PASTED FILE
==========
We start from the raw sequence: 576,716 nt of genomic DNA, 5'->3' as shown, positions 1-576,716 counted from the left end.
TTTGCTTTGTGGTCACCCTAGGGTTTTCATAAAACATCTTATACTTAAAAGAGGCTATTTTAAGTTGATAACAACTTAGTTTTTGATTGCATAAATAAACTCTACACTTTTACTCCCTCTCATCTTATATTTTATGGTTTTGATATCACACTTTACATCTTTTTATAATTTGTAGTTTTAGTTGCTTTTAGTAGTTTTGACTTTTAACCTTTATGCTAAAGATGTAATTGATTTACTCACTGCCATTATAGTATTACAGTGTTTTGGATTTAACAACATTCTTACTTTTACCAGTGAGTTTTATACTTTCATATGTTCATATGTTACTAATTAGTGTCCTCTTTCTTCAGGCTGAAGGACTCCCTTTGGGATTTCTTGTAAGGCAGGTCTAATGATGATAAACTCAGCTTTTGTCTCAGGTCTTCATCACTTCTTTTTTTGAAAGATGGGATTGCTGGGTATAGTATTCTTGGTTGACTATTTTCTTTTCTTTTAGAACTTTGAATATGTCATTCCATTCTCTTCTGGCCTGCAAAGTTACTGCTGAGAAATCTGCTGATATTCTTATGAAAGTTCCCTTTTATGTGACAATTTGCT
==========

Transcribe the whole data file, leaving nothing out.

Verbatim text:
We start from the raw sequence: 576,716 nt of genomic DNA, 5'->3' as shown, positions 1-576,716 counted from the left end.
TTTGCTTTGTGGTCACCCTAGGGTTTTCATAAAACATCTTATACTTAAAAGAGGCTATTTTAAGTTGATAACAACTTAGTTTTTGATTGCATAAATAAACTCTACACTTTTACTCCCTCTCATCTTATATTTTATGGTTTTGATATCACACTTTACATCTTTTTATAATTTGTAGTTTTAGTTGCTTTTAGTAGTTTTGACTTTTAACCTTTATGCTAAAGATGTAATTGATTTACTCACTGCCATTATAGTATTACAGTGTTTTGGATTTAACAACATTCTTACTTTTACCAGTGAGTTTTATACTTTCATATGTTCATATGTTACTAATTAGTGTCCTCTTTCTTCAGGCTGAAGGACTCCCTTTGGGATTTCTTGTAAGGCAGGTCTAATGATGATAAACTCAGCTTTTGTCTCAGGTCTTCATCACTTCTTTTTTTGAAAGATGGGATTGCTGGGTATAGTATTCTTGGTTGACTATTTTCTTTTCTTTTAGAACTTTGAATATGTCATTCCATTCTCTTCTGGCCTGCAAAGTTACTGCTGAGAAATCTGCTGATATTCTTATGAAAGTTCCCTTTTATGTGACAATTTGCT